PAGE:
Maybe more importantly, using the cameras to proactively monitor transit operations
minimizes revenue losses due to disruption of service.
Some of the new network camera technologies on the market are bridging the
noticeable gaps in coverage that previously frustrated transit authorities.
Of course, HDTV-quality network cameras continue to be an extremely popular
purchase for all surveillance users, including those in the transportation market.
High-resolution, true-color-fidelity video is replacing grainy analog images,
resulting in a far greater percentage of positive identifications of people and objects.
However, that image quality comes at a cost: higher pixel counts traditionally
meant lower quality in poor and difficult lighting. But that’s where today’s IP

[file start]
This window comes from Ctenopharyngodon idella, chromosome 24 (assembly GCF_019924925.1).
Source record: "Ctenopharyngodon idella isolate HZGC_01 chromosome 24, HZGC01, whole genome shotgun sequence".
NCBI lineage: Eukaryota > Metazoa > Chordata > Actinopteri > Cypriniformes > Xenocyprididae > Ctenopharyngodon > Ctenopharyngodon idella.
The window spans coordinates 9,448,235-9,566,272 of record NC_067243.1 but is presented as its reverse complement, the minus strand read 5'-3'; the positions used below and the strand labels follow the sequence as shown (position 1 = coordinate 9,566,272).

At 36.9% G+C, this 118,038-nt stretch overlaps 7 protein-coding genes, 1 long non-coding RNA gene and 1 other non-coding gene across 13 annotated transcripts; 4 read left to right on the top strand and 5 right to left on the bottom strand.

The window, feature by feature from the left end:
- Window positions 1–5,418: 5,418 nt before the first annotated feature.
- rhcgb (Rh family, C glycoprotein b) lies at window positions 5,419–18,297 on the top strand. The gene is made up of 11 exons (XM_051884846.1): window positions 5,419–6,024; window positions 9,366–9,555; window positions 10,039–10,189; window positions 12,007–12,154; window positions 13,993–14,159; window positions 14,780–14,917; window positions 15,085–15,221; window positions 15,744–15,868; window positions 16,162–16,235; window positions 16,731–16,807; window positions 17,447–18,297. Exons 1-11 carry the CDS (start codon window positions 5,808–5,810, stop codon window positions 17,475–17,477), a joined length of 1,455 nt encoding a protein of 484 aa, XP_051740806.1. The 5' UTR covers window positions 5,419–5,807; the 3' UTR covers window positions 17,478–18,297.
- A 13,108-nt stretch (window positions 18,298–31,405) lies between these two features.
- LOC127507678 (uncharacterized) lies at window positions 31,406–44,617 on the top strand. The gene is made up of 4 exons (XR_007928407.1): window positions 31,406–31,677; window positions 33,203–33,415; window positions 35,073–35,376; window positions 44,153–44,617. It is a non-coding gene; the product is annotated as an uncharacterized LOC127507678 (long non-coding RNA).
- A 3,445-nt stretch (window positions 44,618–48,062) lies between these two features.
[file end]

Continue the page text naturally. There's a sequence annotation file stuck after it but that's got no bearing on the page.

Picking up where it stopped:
imaging innovation shines.
Surveillance When Conditions are Less than Optimal
Transit system environments on the whole present a major challenge for video
surveillance cameras—mainly because they’re plagued with poor or widely fluctuating
lighting conditions that change in an instant. Historically, transit authorities
accepted the fact that, without a massive artificial lighting investment, certain
areas—yards and depots, tunnels, guideways, tracks and sometimes platforms and
stations—simply couldn’t be monitored by video cameras.
With the introduction of three innovative network camera technologies, that’s
no longer the case.
Low light. Lightfinder technology represents the latest advancement in extremely